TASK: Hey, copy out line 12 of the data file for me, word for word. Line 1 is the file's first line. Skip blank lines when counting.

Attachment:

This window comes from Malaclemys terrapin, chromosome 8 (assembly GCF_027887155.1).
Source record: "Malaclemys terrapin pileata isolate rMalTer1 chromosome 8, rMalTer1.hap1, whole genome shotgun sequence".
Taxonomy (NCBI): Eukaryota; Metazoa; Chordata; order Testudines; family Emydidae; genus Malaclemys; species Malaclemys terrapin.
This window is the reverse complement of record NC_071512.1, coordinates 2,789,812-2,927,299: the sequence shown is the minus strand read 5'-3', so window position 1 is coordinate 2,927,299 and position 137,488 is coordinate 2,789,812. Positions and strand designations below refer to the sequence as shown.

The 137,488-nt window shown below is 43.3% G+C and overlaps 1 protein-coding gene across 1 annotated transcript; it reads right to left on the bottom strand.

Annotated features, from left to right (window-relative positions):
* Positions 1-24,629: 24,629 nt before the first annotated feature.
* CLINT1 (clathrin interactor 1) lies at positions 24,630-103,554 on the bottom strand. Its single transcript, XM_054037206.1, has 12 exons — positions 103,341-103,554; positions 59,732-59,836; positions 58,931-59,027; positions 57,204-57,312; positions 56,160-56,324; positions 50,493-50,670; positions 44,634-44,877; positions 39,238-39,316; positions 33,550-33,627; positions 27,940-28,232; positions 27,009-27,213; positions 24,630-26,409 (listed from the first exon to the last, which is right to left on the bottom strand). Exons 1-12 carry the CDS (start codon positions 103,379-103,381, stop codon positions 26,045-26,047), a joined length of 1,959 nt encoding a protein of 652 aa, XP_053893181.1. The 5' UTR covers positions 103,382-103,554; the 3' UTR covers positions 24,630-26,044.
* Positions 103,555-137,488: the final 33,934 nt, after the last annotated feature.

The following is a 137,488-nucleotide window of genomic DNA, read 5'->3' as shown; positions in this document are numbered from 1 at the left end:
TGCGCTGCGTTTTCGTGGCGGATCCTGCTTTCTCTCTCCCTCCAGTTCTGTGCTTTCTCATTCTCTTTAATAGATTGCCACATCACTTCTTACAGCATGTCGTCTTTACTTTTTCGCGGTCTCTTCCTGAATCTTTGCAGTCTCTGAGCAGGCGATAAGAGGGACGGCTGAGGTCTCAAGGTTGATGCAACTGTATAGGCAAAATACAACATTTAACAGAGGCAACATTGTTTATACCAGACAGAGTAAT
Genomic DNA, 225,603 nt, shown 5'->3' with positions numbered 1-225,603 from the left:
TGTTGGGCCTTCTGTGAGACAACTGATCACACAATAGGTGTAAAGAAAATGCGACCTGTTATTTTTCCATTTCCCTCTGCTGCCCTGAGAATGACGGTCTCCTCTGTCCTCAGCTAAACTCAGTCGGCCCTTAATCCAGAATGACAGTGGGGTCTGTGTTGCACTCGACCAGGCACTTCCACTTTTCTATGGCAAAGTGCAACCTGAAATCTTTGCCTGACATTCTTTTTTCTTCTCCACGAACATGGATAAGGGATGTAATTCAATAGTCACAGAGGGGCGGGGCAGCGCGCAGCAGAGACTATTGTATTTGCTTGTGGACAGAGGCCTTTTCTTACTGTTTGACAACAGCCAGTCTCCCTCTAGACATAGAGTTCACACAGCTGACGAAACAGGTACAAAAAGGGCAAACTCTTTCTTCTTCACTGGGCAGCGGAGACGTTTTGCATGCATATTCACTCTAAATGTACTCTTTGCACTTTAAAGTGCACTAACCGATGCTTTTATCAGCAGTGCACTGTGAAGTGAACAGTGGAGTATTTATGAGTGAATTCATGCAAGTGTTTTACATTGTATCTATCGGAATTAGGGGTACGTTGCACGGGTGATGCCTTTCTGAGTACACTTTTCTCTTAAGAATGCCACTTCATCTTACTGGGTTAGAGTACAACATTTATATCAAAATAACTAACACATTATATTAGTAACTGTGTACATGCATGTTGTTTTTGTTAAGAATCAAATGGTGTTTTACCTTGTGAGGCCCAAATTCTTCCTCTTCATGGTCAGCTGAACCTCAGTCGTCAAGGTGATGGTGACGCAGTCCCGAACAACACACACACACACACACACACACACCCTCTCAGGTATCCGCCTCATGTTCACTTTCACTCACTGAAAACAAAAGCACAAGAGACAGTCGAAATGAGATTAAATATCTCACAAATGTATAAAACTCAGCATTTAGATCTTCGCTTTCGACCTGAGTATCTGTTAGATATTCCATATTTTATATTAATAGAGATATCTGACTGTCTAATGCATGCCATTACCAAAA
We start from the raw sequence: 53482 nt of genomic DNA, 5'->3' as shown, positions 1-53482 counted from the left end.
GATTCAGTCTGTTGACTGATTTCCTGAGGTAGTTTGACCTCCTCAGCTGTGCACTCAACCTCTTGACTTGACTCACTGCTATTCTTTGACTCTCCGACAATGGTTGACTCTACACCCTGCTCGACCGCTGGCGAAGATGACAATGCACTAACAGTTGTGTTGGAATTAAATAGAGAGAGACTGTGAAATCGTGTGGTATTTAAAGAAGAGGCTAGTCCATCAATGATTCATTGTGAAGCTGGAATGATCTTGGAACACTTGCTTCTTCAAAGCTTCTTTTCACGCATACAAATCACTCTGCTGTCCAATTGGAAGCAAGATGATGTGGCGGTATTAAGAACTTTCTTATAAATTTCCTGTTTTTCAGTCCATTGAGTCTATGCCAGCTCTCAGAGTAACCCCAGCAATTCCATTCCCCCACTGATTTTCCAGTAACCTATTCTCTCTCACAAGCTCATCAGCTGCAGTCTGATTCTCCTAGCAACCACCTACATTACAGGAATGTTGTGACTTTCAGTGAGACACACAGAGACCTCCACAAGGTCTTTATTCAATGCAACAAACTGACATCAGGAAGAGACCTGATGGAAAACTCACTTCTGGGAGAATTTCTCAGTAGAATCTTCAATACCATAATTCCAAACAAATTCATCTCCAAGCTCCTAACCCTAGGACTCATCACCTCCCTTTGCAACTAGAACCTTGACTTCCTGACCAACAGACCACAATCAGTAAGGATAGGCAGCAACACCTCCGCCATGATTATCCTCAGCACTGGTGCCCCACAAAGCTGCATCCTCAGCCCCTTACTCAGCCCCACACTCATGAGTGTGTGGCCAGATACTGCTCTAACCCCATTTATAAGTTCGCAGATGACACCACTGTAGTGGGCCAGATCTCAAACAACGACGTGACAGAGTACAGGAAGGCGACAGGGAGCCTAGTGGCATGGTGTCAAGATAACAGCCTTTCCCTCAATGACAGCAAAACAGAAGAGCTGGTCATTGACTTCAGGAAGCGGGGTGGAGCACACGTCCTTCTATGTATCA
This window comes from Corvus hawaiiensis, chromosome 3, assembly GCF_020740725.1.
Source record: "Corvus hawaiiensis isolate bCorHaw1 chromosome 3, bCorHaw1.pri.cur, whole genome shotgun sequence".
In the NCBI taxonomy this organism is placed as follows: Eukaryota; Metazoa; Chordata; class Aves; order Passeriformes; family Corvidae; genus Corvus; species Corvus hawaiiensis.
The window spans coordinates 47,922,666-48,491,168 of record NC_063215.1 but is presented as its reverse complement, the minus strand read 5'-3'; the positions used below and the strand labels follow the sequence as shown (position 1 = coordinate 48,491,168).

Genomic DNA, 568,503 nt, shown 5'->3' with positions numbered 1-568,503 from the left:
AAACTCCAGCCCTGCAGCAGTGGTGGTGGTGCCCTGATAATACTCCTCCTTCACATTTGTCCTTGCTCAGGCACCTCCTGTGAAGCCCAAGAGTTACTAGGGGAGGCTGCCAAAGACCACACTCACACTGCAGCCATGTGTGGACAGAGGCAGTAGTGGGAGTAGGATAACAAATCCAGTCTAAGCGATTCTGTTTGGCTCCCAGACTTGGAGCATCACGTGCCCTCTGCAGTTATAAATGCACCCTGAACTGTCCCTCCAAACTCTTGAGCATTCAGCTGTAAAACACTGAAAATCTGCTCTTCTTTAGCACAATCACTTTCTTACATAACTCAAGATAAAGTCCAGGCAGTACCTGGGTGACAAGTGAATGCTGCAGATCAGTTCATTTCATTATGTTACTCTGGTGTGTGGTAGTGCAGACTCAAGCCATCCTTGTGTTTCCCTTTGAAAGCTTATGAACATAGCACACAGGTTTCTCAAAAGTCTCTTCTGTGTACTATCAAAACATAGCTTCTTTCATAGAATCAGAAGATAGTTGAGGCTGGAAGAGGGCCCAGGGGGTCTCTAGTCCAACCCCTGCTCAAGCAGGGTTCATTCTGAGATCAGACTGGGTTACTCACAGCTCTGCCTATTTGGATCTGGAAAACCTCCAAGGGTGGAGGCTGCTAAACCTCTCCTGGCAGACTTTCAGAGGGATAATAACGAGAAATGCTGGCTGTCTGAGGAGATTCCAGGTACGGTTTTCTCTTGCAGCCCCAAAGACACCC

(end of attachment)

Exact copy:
Genomic DNA, 225,603 nt, shown 5'->3' with positions numbered 1-225,603 from the left: